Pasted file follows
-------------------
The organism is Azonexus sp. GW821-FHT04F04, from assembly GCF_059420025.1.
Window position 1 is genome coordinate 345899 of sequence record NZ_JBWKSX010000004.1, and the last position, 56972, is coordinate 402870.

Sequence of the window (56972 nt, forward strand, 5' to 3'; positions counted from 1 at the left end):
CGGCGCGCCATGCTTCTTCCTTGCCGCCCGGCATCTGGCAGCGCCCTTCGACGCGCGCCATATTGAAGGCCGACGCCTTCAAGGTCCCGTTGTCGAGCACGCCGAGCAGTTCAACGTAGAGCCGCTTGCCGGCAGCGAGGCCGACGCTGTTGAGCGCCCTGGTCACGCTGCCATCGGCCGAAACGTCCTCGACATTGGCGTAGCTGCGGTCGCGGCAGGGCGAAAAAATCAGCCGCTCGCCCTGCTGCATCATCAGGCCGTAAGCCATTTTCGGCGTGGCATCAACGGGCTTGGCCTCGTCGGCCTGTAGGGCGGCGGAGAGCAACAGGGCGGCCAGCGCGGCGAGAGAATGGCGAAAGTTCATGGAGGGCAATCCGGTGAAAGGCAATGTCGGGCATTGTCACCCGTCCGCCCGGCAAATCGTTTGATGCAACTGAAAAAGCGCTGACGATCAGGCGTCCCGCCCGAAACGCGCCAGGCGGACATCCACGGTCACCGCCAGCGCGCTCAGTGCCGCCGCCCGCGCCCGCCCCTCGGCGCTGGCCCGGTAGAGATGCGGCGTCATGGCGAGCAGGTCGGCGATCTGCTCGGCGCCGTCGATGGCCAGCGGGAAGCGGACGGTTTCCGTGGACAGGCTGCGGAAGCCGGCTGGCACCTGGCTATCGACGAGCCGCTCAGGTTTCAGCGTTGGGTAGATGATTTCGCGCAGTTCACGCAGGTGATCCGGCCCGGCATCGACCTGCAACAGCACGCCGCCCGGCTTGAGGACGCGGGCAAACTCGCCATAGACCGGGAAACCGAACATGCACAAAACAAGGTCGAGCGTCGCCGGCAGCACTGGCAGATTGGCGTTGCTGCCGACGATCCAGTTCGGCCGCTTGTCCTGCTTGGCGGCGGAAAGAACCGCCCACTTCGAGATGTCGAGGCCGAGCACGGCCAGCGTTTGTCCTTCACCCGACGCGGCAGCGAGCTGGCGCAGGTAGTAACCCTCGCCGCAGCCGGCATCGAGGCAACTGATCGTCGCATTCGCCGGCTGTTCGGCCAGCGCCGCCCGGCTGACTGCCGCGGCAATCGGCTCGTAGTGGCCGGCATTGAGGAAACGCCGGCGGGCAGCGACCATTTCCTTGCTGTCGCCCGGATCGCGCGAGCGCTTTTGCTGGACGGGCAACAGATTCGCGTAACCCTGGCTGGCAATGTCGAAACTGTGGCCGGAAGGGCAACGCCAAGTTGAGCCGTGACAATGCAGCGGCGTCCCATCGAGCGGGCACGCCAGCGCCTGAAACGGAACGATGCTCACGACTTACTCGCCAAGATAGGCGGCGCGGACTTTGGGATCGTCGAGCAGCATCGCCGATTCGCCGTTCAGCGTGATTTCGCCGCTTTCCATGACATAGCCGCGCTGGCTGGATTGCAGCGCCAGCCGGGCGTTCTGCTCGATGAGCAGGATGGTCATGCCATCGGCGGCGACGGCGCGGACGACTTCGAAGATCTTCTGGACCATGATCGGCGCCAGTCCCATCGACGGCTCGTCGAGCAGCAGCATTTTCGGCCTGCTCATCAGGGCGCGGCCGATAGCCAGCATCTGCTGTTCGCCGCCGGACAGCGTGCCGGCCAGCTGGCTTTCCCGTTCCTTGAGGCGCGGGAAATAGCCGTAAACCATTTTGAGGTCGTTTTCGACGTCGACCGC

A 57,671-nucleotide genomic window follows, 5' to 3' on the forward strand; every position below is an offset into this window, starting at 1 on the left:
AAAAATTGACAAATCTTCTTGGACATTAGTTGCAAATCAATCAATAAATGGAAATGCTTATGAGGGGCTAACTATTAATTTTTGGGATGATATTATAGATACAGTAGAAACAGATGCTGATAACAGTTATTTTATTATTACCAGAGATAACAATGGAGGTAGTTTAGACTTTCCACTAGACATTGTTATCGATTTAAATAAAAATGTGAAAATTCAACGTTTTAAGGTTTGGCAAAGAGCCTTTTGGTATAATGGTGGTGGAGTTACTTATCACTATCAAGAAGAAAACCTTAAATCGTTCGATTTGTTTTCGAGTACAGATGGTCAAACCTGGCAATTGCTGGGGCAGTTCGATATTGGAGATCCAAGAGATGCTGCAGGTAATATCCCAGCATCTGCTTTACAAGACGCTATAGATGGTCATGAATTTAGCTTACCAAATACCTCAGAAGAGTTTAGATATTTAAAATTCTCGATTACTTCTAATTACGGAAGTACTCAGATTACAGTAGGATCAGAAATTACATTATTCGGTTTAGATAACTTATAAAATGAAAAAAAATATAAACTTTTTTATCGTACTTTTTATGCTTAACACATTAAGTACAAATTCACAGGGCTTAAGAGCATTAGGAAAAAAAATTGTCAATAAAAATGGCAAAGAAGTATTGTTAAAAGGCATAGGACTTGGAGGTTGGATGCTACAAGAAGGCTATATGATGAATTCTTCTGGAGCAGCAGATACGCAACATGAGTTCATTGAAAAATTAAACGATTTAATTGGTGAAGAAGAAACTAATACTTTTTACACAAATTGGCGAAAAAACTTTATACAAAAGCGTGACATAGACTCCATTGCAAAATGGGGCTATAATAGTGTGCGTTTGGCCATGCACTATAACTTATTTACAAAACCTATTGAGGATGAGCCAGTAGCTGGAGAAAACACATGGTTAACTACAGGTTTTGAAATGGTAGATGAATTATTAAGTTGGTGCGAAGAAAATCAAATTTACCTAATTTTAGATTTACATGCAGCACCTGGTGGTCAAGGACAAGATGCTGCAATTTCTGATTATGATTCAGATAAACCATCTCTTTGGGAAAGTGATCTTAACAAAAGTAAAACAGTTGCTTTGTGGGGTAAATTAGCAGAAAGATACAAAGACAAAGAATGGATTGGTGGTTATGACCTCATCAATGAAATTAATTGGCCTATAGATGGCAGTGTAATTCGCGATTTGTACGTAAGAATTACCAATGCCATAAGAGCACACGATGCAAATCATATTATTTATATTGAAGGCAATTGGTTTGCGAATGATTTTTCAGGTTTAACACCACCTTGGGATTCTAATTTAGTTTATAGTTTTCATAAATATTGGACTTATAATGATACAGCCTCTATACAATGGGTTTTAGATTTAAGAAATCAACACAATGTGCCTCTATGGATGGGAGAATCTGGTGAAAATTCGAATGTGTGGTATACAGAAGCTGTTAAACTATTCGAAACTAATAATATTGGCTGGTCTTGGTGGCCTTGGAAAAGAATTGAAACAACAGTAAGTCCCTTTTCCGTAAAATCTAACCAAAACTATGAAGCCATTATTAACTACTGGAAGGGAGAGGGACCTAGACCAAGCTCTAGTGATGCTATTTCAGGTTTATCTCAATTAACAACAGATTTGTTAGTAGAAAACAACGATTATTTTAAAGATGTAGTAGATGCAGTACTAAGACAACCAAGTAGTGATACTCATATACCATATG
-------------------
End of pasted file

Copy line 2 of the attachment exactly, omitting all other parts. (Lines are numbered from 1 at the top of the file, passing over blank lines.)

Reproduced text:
Window position 1 is genome coordinate 345899 of sequence record NZ_JBWKSX010000004.1, and the last position, 56972, is coordinate 402870.